Sunday, January 28, 2007

Health In the News

Some interesting news stories on women's health:

The FDA is considering stricter rules for hormonal birth control methods, citing research demonstrating that current birth control methods are less effective than their previous counterparts. That, of course, is because old-school BCPs were made with enormous doses of hormones that had lots of adverse side effects. Hormonal birth control now tends to have an effectiveness rate of 98-98.5%, but is much less of a health risk for the average woman. These contraceptives are much less likely to cause blood clots. Remember back in the fall, when the FDA announced that the Ortho Evra patch carried a greater risk of blood clots in the legs and lungs? Ortho Evra also contained (and delivered) higher doses of hormones. 98.5% is a pretty good effectiveness, especially for the health trade-off. No reason to stop using hormonal birth control, ladies (who do it with men), but if it makes you nervous then back it up with a condom! (via Feministing)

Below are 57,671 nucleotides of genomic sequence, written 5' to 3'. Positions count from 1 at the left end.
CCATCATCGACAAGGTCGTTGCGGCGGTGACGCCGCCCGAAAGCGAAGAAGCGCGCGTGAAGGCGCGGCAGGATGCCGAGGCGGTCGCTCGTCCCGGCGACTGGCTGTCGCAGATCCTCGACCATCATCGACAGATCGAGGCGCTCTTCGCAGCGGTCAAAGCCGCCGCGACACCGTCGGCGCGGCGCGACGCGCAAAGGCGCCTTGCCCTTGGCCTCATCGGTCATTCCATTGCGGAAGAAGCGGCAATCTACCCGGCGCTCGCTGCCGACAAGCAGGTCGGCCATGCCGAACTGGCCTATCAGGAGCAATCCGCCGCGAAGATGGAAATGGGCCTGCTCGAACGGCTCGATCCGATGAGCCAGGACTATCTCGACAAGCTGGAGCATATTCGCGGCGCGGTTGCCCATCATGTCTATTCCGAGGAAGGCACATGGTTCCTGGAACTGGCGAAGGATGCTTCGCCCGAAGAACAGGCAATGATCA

In other news...

Women with lower levels of education, lower-income, and high BMIs are more likely to be given inadequate doses when being treated for breast cancer. (NYTimes)

"Female orgasms are potentially a deadly shocker for men" (via Love and Latex)

And, from RH Reality Check, the Top 10 Reasons Why You Should Be Terrified that Dr. Eric Keroack is in Charge of the U.S. Federal Family Planning Program

Finally, a kvetch: the (considerable number of) people who have clicked here looking for a certain video of a certain young man getting head from a certain young woman should probably consider the fact that since said young people were under 18, that video would constitute CHILD PORN. Even if it gets leaked, I'm not going to watch it, let alone post it here. Good lord. Also, I'm still feeling a little unnerved by the media's (and the sex-positive community's) treatment of the conviction. Yeah, the law was crappy, but Wilson isn't someone I want to rally behind.

Friday, January 26, 2007

Sexuality Education: Our First Line of Defense Against “Pornotopia”?